at Rice University have brought graphite’s potential as a mass data storage
medium a step closer to reality.
Figure 1. The researchers have used industry-standard
lithographic techniques to deposit 10-nanometer stripes of amorphous graphite
Advances by the Rice University lab of James
Tour have brought graphite’s potential as a mass data storage medium a step
closer to reality and created the potential for reprogrammable gate arrays that
could bring about a revolution in integrated circuit logic design. In a paper
published in the online journal ACS Nano
, Tour and postdoctoral associate Alexander
Sinitskii show how they’ve used industry-standard lithographic techniques to
deposit 10-nanometer stripes of amorphous graphite, the carbon-based
semiconducting material commonly found in pencils, onto silicon (see Figure 1).
This facilitates the creation of potentially very dense, very stable
nonvolatile memory for all kinds of digital devices.
With backing from a major manufacturer of memory chips, Tour and his team have
pushed the technology forward in several ways since a paper that appeared last
November first described two-terminal graphitic memory. While noting advances
in other molecular computing techniques that involve nanotubes or quantum dots,
he said none of those have yet proved practical in terms of fabrication.
Not so with this simple-to-deposit graphite. “We’re using chemical vapor
deposition and lithography-techniques the industry understands,” said Tour,
Rice’s Chao Professor of Chemistry and a professor of mechanical engineering
and materials science and of computer science. “That makes this a good
alternative to our previous carbon-coated nanocable devices, which perform well
but are very difficult to manufacture.”
Graphite makes a good, reliable memory “bit”
for reasons that aren’t yet fully understood. The lab found that running a
current through a 10-atom-thick layer of graphite creates a complete break in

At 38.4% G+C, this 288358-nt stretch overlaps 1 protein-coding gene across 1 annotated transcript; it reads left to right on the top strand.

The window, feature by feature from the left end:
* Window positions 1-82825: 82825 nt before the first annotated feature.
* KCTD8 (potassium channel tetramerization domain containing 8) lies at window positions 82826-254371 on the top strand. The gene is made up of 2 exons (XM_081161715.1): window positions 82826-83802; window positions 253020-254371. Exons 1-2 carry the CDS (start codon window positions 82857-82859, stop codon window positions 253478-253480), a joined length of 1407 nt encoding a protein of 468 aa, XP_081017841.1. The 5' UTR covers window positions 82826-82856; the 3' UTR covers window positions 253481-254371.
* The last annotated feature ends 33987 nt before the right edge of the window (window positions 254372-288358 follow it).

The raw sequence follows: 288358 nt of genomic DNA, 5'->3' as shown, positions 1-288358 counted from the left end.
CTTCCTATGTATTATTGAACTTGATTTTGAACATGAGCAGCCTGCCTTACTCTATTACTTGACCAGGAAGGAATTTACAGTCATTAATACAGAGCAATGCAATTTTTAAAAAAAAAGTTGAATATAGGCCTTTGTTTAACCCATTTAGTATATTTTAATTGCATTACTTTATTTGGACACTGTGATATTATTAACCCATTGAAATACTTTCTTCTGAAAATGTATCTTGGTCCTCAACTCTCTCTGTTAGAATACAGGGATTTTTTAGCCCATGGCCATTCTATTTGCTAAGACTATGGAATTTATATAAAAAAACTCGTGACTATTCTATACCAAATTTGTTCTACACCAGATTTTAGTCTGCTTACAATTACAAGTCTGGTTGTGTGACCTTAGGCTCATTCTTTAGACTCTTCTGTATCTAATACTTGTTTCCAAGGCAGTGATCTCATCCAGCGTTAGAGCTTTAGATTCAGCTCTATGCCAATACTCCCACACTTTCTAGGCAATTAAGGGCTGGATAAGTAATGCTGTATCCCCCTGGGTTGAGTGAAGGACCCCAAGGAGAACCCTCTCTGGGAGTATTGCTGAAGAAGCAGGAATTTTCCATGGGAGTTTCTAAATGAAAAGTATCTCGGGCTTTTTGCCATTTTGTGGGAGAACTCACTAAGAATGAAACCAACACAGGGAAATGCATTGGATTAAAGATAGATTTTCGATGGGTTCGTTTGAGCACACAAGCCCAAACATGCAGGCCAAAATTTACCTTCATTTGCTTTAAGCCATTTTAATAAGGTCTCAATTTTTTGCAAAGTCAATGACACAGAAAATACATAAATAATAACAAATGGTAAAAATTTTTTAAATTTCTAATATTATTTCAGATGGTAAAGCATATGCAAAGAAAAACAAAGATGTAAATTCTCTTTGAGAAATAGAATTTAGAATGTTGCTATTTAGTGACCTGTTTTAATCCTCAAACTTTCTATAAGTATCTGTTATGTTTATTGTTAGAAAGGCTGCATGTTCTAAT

the circuit-literally, a gap in the strip a couple of nanometers wide. Another
jolt repairs the break. The process appears to be infinitely repeatable, which
provides addressable ones and zeroes, just like today’s flash memory devices
but at a much denser scale.
Graphite’s other advantages were detailed in Tour’s earlier work: the ability
to operate with as little as three volts; an astoundingly high on/off ratio
(the amount of juice a circuit holds when it’s on, as opposed to off); and the
need for only two terminals instead of three, which eliminates a lot of
circuitry. Graphite is also impervious to a wide temperature range and
radiation, which makes it suitable for deployment in space and for military
uses where exposure to temperature extremes and radiation is a concern.
2. When current is applied to a graphite-filled via, the graphite alternately
splits and repairs itself.
Tour’s graphite-forming technique is
well-suited for other applications in the semiconductor industry. One result of
the previous paper is a partnership between the Tour group and NuPGA (for “new
programmable gate arrays”), a California
company formed around the research to create a new breed of reprogrammable gate
arrays that could make the design of all kinds of computer chips easier and
The Tour lab and NuPGA, led by industry veteran Zvi Or-Bach (founder of
eASIC and Chip Express), have applied for a patent based on vertical arrays of
graphite embedded in vias, the holes in integrated circuits connecting the
different layers of circuitry (see Figure 2). When current is applied to a
graphite-filled via, the graphite alternately splits and repairs itself (a
process also described in the latest paper), just like it does in strip form.
Essentially, it becomes an antifuse, the basic element of one type of field
programmable gate array (FPGA), best described as a blank computer chip that
uses software to rewire the hardware.
Currently, antifuse FPGAs can be programmed once, but this graphite
approach could allow for the creation of FPGAs that can be reprogrammed at
will. Or-Bach said graphite-based FPGAs would start out as blanks, with the
graphite elements split. Programmers could “heal” the antifuses at will by
applying a voltage, and split them with an even higher voltage.
Such a device would be useful to computer chip designers, who now spend
many millions to create the photolithography mask sets used in chip
fabrication. If the design fails, it’s back to square one. “As a result of
that, people are only hesitantly investing in new chip designs,” said Tour.
“They stick with the old chip designs and make modifications. FPGAs are chips
that have no specific ability, but you use software to program them by
interconnecting the circuitry in different ways.” That way, he said,
fabricators don’t need expensive mask sets to try new designs.
“The number-one problem in the industry, and one that gives an opportunity for
a company like ours, is that the cost of masks keeps moving up as people push
semiconductors into future generators,” said Or-Bach. “Over the last 10 years,
the cost of a mask set has multiplied almost 10 times. If we can really make
something that will be an order of magnitude better, the markets will be happy
to make use of it. That’s our challenge, and I believe the technology makes it
possible for us to do that.”
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